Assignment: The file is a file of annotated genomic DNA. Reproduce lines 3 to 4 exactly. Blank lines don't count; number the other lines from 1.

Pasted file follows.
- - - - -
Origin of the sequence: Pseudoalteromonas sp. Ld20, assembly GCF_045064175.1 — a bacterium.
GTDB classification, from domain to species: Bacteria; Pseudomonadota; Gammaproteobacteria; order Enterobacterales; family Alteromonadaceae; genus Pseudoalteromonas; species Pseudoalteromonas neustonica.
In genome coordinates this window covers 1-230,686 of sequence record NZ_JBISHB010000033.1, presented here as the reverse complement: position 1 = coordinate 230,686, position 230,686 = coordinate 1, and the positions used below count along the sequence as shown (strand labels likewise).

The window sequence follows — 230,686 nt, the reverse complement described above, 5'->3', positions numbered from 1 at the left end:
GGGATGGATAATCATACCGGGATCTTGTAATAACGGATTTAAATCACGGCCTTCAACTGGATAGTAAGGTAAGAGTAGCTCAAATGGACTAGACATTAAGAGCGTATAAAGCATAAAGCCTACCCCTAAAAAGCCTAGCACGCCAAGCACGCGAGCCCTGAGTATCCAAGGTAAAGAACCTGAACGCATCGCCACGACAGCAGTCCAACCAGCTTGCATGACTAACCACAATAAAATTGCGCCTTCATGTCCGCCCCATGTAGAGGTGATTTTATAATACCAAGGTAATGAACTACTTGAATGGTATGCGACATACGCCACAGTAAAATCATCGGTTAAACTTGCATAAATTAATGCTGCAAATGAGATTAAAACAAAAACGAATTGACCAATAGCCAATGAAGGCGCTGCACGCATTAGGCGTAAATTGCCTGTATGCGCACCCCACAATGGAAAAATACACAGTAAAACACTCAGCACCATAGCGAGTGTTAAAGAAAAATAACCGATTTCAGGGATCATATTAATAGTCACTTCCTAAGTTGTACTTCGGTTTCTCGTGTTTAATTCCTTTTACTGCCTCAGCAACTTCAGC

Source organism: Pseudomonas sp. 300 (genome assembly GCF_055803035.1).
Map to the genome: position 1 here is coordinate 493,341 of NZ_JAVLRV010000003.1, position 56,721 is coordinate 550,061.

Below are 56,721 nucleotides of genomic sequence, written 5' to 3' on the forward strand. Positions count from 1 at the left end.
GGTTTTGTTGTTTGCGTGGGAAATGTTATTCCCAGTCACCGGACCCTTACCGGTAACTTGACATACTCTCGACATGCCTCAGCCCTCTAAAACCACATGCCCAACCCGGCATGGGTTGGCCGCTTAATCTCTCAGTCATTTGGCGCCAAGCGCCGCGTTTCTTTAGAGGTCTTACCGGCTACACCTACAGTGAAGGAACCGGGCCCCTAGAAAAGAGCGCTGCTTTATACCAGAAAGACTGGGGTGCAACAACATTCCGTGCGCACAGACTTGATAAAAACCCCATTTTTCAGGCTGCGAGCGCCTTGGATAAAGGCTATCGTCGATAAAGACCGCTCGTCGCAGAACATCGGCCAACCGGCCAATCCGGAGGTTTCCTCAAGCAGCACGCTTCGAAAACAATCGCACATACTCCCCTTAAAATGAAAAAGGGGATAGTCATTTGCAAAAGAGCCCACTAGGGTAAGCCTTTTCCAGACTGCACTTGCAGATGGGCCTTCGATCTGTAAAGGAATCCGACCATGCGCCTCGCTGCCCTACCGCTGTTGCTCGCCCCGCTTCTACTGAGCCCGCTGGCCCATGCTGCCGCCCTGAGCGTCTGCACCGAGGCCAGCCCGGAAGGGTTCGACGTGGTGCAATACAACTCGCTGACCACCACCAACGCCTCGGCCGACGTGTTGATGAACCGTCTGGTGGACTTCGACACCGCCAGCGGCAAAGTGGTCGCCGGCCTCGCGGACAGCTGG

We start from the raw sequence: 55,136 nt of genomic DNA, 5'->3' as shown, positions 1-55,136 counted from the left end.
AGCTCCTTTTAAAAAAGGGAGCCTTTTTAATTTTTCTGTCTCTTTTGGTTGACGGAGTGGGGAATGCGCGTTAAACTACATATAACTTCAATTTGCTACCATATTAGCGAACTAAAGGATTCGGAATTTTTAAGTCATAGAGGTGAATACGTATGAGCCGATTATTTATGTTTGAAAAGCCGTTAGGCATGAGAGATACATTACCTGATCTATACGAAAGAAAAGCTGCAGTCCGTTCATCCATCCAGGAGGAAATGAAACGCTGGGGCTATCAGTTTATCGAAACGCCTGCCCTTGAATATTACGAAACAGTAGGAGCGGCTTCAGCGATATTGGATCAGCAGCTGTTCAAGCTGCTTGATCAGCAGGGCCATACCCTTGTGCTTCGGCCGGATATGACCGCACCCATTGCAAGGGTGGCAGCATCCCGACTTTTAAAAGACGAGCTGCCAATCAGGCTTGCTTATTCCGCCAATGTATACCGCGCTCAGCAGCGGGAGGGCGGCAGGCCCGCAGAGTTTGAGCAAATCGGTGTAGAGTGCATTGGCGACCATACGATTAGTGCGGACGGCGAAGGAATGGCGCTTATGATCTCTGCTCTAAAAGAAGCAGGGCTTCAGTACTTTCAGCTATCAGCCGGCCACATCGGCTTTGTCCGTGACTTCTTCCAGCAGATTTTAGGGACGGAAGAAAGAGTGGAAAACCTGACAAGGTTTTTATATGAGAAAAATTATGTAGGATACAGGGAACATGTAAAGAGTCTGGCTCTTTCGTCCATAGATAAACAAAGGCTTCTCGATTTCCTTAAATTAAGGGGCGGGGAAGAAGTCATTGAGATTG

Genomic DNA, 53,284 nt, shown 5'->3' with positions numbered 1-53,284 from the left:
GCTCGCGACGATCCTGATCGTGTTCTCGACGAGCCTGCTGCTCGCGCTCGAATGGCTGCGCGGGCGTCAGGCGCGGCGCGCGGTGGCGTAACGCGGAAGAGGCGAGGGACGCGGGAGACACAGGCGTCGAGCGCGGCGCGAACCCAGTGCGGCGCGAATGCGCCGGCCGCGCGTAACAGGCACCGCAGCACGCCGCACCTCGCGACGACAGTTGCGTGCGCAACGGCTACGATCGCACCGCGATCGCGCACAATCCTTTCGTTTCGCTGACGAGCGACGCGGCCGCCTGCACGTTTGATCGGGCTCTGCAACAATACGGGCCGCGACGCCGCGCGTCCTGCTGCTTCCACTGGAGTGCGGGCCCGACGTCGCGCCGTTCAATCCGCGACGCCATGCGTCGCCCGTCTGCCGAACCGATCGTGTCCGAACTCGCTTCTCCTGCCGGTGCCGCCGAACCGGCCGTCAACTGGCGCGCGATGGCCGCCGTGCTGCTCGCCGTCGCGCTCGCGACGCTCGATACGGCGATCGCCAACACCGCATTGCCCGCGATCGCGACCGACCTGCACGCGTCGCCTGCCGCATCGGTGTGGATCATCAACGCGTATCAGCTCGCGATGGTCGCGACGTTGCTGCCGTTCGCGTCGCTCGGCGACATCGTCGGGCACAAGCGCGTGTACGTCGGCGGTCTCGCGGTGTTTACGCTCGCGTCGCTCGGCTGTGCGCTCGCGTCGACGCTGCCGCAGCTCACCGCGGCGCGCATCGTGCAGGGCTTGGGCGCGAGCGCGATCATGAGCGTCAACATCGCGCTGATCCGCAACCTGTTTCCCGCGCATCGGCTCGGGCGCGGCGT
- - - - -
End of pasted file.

In genome coordinates this window covers 1-230,686 of sequence record NZ_JBISHB010000033.1, presented here as the reverse complement: position 1 = coordinate 230,686, position 230,686 = coordinate 1, and the positions used below count along the sequence as shown (strand labels likewise).

The window sequence follows — 230,686 nt, the reverse complement described above, 5'->3', positions numbered from 1 at the left end: